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In het kader van het project ‘Rechtvaardige stad’ heb ik een lezing gegeven over klimaatrechtvaardigheid en stedelijk beleid op We Make The City festival, Up Close and Livable, Schouwburg Amsterdam, 21 juni 2019.

What does it mean, to be a just city? And how does the focus on justice translate to specific policies and different domains? Here’s a philosophical perspective.

I want to talk about two topics. First, how different conceptions of justice can help analyze the current policy aiming to make Amsterdam carbon-neutral, relying on more sustainable sources energy, and reducing the CO2 emission.
The second topic I want to discuss is why, based on the arguments we can find in philosophy, environmental justice, or maybe ecological justice should be an integral part of the aspiration to become a just city.

And obviously, I want to talk specifically about what philosophy can bring into policy making, and what not. Because, philosophy is not going to solve policy issues for you. What philosophy has to offer is found on another level than readymade answers to tough questions and wicked problems.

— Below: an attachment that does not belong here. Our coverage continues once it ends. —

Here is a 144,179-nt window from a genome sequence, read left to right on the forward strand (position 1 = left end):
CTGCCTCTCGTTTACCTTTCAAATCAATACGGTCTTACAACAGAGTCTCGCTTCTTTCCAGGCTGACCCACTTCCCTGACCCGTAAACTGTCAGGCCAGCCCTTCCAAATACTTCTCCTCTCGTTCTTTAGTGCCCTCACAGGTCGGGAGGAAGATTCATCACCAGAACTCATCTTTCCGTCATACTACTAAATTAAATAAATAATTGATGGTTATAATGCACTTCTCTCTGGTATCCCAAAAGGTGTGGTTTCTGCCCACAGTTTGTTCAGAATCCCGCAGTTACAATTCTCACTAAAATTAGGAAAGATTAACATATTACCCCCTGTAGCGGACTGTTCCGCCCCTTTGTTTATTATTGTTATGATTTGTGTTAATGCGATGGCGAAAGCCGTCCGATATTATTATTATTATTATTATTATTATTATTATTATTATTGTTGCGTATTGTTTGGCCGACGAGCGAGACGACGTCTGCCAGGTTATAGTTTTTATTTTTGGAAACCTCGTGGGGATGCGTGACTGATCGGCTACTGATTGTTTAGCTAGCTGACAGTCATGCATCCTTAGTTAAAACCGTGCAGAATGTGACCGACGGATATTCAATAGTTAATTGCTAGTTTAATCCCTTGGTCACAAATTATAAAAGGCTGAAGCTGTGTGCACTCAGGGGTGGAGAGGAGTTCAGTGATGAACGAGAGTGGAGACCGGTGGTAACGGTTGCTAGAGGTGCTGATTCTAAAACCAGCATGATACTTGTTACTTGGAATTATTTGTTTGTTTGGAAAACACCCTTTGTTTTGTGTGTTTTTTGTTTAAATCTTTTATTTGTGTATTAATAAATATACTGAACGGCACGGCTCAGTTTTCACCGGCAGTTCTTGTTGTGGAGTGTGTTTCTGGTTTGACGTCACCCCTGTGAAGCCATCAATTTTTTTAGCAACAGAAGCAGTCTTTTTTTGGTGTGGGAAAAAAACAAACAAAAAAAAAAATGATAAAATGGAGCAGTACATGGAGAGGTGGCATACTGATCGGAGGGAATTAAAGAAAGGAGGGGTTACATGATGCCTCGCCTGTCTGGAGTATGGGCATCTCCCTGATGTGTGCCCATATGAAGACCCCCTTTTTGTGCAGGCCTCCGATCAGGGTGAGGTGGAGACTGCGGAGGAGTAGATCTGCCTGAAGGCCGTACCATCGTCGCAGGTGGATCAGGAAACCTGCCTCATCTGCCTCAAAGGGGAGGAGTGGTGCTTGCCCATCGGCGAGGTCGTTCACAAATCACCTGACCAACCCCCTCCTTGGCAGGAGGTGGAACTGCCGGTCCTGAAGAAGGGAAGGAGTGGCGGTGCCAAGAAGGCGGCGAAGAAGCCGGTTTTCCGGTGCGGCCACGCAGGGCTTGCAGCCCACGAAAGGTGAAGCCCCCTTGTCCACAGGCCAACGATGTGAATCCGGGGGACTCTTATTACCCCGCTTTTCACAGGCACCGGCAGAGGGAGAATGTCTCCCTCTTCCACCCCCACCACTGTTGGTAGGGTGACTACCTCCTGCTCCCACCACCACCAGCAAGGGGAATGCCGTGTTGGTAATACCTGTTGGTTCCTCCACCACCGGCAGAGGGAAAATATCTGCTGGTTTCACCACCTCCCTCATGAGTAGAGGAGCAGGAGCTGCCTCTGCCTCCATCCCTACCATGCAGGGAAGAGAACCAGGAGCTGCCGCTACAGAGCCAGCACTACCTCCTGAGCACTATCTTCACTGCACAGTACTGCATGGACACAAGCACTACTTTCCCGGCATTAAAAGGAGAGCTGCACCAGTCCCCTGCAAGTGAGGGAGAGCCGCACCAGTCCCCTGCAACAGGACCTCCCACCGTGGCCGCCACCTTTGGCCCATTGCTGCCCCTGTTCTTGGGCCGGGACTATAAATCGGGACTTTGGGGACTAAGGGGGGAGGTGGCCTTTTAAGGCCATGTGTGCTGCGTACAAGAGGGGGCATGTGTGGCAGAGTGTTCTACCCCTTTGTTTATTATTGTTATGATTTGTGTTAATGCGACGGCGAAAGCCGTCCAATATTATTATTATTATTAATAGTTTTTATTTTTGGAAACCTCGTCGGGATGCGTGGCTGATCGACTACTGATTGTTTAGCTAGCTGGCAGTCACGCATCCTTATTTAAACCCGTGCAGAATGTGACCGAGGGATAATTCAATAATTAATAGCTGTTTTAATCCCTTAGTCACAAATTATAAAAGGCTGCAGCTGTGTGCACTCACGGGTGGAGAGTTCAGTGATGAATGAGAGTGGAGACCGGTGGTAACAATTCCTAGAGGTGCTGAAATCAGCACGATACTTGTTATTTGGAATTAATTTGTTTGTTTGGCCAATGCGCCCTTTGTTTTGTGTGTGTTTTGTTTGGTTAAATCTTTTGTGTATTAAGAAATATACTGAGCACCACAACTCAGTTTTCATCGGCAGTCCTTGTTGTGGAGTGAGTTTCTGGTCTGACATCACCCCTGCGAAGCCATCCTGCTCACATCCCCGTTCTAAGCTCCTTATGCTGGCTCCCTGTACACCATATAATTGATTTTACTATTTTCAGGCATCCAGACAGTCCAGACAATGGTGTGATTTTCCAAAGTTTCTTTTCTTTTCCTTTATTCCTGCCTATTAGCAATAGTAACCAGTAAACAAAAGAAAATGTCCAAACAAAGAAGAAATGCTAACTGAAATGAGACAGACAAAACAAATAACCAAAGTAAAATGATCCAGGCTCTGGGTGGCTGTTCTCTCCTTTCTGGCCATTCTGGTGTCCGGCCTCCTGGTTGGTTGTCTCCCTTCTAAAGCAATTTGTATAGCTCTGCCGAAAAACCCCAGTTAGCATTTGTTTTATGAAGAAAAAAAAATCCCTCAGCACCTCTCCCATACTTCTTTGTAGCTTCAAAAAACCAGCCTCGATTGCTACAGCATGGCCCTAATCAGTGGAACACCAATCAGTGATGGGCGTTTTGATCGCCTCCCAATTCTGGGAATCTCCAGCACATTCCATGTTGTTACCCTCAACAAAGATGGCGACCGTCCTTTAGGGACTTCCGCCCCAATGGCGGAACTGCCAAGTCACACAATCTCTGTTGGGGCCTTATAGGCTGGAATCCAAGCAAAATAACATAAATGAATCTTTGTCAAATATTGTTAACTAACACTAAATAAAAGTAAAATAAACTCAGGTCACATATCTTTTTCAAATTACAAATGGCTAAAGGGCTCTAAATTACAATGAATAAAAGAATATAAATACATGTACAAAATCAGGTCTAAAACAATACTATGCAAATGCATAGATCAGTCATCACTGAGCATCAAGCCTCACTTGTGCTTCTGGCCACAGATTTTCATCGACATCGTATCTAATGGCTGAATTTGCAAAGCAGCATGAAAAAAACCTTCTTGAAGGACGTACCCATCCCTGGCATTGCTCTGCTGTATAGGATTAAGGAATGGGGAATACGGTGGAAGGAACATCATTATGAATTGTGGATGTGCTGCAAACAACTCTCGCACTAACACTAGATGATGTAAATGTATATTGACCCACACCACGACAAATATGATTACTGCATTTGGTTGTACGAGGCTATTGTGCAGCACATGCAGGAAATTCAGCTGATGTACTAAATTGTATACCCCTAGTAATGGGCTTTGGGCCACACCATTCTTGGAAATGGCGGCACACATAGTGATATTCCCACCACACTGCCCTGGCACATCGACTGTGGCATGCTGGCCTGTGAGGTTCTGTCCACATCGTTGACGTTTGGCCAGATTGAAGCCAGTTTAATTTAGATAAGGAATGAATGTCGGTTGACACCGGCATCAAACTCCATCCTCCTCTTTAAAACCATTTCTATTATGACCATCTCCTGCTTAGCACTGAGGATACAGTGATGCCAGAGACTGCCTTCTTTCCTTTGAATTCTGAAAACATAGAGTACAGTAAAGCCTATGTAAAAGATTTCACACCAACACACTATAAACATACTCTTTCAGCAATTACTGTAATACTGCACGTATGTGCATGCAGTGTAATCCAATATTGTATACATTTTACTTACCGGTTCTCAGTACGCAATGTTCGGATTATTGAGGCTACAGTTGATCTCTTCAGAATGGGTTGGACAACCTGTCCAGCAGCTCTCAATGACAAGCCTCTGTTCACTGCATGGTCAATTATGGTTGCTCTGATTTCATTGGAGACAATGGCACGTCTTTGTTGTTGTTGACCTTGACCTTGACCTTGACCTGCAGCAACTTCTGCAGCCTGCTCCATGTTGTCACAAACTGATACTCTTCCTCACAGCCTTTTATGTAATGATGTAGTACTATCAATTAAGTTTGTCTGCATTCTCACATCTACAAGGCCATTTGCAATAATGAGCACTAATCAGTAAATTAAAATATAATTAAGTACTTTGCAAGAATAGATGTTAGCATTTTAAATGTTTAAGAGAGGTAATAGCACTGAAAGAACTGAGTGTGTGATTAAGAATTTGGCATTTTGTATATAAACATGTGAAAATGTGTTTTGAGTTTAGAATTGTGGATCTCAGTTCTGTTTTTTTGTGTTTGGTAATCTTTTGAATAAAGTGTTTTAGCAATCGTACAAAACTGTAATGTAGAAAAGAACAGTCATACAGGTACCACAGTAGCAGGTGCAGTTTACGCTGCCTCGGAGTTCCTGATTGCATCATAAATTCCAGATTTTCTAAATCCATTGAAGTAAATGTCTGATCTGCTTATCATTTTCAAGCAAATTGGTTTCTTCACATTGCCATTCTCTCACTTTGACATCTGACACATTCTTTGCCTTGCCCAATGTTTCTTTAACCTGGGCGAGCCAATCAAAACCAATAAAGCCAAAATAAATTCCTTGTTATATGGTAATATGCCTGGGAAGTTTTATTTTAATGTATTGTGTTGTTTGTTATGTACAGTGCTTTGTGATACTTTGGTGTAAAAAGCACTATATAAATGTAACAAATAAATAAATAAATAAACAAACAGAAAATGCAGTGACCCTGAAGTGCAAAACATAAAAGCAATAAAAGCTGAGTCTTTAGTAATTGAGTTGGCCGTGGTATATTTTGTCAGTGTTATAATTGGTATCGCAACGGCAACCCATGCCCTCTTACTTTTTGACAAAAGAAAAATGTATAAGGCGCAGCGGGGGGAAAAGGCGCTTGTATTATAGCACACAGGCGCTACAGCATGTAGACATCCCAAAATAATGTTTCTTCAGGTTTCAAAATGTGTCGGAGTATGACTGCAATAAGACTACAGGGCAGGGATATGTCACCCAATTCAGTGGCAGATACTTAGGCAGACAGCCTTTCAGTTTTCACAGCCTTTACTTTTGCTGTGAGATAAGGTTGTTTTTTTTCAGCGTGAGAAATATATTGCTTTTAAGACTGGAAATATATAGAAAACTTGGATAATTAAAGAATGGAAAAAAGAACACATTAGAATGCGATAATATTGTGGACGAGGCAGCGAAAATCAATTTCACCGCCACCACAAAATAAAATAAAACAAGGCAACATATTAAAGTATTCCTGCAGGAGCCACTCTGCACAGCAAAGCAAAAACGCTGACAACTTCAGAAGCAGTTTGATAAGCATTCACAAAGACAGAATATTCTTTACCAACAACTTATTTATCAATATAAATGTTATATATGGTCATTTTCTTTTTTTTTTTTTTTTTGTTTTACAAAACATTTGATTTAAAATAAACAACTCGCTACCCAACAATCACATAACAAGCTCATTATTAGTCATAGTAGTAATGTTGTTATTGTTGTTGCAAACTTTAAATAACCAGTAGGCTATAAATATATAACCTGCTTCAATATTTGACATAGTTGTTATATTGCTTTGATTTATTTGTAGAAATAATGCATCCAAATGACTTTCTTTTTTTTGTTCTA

Moreover, if you had any dealings with philosophers, you probably noticed that we tend to disagree. Philosophy is not like science. You don’t have this field of knowledge you can go to, and find out what the current consensus is. If you ask questions to philosophers, you will get very different answers, depending on whom you asked.

Having said that, let us see what we can take from philosophy.